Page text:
Ann, thanks for this article. This is a cool process! I can see why simulation of the molded part properties was an important part of the project, since the size, distribution, and orientation of the fibers will be different in the thermoformed areas as compared to the injection molded areas. One slight drawback is that the most reinforcement ends up in the areas which are geometrically easiest to thermoform, not necessarily the areas where the most reinforcement is needed. But still, this is a promising new process. With regard to a discussion going on in another thread, it's interesting to note that the German government supported this development.
By uniting injection molding and thermoforming into one processes, I assume the big benefit to manufacturers is reduced cost. Are there other benefits to producing complex automotive components in this manner?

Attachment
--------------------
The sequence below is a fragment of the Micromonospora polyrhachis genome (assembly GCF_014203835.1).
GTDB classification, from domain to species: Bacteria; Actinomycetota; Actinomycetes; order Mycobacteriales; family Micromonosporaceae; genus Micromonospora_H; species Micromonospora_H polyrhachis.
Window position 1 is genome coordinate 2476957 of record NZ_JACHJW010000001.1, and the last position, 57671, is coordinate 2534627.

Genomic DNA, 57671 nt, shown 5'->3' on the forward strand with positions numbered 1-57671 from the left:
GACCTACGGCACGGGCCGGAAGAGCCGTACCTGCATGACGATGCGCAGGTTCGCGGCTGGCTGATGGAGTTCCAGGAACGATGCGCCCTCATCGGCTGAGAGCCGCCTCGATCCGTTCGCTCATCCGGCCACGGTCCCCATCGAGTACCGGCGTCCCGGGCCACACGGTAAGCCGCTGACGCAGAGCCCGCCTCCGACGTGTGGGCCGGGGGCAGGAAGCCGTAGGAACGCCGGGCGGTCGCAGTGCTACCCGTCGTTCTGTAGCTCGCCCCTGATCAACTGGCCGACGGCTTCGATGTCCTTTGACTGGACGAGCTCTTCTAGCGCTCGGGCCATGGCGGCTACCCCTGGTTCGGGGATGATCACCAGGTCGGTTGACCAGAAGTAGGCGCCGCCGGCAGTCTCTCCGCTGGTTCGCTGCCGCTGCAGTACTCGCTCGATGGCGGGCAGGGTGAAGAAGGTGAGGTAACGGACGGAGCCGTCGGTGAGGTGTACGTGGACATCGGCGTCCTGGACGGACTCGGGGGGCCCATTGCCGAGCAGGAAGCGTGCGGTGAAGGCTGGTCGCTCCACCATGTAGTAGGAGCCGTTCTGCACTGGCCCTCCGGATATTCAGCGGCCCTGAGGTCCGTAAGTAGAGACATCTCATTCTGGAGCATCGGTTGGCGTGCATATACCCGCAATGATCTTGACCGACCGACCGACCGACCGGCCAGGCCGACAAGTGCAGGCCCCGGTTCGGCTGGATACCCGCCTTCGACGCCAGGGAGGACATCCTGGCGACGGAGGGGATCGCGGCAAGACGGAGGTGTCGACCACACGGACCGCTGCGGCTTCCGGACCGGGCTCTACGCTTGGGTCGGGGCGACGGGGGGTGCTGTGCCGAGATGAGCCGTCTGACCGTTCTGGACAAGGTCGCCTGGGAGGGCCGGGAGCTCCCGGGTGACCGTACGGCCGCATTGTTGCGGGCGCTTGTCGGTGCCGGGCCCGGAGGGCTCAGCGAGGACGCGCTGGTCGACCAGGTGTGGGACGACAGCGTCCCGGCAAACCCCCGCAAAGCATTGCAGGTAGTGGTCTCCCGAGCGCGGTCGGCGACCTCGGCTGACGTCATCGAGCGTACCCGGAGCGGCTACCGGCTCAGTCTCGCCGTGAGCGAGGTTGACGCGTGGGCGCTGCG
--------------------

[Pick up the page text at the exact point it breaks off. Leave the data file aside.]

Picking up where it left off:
At this year's MD&M West show, lots of material suppliers are talking about new formulations for wearables and things that stick to the skin, whether it's adhesives, wound dressings, skin patches and other drug delivery devices, or medical electronics.
The US Congress has extended an important tax credit for solar energy, a move that’s good news for future investments in this type of alternative energy and for many stakeholders in the solar industry.
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